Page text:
The state government counters people’s allegations of poor facilities with a list—a brachytherapy machine at Government Medical College and Hospital in Patiala, a radiotherapy machine at Sri Guru Gobind Singh Medical College in Faridkot and a cobalt source machine at Sri Guru Ram Das Institute of Medical Sciences and Research Centre in Amritsar. But these are not enough.
The number of new cases from Punjab remains high, says Ajay Sharma, director, RCC. There has been no decline in the number of follow-up cases either.
In 2009, the hospital received 6,138 new cases and 45,357 follow-ups. In 2010, there were 6,295 new cases and 45,189 follow-ups. In 2011, new cases reduced to 5,787 and follow-up cases to 43,189.
However, the percentage of new cases that come from Punjab remains the same—60 to 70 per cent, says Sharma.
Government’s baby steps
To generate data on the magnitude and pattern of the disease, the Indian Council of Medical Research (ICMR) set up the national cancer registry programme in 1981 with centres at Mumbai, Bengaluru and Chennai.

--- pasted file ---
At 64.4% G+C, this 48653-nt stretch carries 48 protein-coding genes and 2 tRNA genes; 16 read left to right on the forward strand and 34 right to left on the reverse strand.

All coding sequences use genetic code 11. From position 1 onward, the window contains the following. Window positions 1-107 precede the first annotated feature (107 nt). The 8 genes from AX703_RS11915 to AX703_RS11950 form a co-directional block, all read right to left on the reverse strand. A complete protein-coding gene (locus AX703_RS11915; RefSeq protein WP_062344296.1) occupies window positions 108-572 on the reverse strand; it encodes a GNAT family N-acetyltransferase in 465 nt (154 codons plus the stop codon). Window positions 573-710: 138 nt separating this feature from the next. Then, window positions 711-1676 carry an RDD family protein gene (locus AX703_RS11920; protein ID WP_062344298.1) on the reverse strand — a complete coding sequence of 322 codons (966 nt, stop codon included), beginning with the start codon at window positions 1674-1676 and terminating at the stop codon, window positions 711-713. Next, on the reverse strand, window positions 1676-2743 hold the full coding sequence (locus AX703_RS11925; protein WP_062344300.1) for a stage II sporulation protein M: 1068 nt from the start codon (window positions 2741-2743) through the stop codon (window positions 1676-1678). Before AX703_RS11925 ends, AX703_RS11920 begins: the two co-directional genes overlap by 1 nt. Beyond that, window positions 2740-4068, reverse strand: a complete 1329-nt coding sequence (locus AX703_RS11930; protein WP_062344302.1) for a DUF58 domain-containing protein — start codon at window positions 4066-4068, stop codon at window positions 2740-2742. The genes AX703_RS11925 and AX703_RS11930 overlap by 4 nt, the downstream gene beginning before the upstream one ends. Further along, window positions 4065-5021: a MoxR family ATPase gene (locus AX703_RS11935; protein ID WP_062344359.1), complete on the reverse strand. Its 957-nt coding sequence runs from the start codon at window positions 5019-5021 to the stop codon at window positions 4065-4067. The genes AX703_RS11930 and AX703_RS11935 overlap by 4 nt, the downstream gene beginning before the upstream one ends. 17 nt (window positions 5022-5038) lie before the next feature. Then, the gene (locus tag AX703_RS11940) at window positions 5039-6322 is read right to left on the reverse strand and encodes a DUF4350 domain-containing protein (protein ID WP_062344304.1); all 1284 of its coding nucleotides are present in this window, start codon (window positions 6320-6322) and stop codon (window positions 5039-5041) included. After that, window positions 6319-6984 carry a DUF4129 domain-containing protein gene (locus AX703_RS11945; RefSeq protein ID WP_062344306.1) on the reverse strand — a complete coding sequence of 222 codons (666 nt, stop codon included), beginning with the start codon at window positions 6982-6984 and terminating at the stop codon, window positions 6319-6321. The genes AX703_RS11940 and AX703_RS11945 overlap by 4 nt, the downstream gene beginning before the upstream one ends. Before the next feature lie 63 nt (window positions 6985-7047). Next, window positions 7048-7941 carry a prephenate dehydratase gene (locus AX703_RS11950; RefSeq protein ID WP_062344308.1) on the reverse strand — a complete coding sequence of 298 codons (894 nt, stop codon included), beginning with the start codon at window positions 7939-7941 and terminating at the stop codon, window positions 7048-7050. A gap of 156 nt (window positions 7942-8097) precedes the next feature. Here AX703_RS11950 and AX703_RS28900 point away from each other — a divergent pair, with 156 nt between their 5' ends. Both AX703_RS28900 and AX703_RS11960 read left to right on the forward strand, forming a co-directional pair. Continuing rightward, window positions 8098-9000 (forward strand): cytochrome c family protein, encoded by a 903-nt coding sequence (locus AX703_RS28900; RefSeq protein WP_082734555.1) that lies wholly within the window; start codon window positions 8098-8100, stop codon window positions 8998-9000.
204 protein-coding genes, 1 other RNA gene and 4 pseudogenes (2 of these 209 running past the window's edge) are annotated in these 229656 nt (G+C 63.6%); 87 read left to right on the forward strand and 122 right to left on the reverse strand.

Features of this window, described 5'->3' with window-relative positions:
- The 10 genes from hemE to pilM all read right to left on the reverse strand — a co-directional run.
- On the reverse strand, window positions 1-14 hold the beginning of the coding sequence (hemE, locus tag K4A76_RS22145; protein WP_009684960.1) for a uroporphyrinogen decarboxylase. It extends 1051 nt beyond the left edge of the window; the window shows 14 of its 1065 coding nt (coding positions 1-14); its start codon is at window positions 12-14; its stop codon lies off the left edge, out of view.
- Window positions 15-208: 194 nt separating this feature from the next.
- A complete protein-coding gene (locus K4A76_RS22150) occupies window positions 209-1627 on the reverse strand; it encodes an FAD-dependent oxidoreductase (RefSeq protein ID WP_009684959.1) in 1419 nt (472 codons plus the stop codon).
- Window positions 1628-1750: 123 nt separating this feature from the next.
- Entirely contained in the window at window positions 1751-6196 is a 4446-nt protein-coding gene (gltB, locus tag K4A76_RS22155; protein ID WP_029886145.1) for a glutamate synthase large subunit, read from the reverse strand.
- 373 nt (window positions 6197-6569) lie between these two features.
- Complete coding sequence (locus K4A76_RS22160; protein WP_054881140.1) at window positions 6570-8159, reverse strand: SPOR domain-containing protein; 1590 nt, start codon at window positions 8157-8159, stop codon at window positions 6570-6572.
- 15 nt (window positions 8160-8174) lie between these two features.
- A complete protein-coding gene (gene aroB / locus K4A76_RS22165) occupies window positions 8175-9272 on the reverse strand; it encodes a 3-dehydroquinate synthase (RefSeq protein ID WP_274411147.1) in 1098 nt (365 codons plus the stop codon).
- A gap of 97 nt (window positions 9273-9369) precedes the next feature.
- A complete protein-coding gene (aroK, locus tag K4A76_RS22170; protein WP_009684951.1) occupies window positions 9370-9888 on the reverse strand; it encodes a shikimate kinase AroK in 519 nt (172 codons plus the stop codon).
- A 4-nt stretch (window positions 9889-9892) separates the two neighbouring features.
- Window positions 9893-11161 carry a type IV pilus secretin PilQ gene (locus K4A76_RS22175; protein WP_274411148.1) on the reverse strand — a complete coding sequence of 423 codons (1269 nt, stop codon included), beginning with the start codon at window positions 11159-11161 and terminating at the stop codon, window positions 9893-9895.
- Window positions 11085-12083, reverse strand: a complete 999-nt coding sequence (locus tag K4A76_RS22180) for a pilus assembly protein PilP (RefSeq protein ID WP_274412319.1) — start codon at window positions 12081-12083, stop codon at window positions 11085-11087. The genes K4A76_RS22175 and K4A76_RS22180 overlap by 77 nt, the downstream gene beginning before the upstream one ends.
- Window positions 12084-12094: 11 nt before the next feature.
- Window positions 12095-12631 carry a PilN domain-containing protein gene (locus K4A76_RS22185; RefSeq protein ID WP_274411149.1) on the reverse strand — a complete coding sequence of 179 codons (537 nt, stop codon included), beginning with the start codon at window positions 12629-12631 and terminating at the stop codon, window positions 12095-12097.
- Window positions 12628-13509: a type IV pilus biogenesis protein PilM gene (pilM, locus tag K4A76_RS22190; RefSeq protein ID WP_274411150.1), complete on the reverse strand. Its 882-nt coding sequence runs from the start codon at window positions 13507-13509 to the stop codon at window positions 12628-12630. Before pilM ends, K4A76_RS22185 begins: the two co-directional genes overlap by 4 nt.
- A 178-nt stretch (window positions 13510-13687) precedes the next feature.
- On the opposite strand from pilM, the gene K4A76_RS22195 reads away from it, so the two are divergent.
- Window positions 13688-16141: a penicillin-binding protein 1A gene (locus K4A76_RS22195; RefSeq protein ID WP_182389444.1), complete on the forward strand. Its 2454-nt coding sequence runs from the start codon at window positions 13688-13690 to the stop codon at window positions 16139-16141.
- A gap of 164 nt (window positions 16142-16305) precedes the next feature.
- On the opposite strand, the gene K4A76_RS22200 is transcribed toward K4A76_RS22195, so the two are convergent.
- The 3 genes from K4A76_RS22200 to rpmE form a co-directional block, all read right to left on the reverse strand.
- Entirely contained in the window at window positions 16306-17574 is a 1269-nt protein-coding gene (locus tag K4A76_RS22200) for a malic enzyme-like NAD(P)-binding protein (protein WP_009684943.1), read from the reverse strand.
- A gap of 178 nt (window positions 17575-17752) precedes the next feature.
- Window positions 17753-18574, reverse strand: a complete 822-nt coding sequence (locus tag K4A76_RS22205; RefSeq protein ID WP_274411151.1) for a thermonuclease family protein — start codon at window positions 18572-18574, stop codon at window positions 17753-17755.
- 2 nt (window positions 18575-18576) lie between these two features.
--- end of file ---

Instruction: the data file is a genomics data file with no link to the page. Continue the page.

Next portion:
But the programme failed to yield results. After high incidence of cancer cases were reported in Punjab, in 2010 the Centre asked the state to maintain a separate registry.
It was only in November 2011 that Punjab started maintaining such data. The drawback in the programme was that cancer cases that came only in government hospitals were to be reported.
On October 18, 2011, the state government made it mandatory for all public and private hospitals, pathological, clinical and radiological labs and medical institutions imparting medical education and providing diagnostic or treatment facility for cancer, to report all cancer cases to the pathology department of Government Medical College in Patiala. The college sends the data to ICMR for compilation.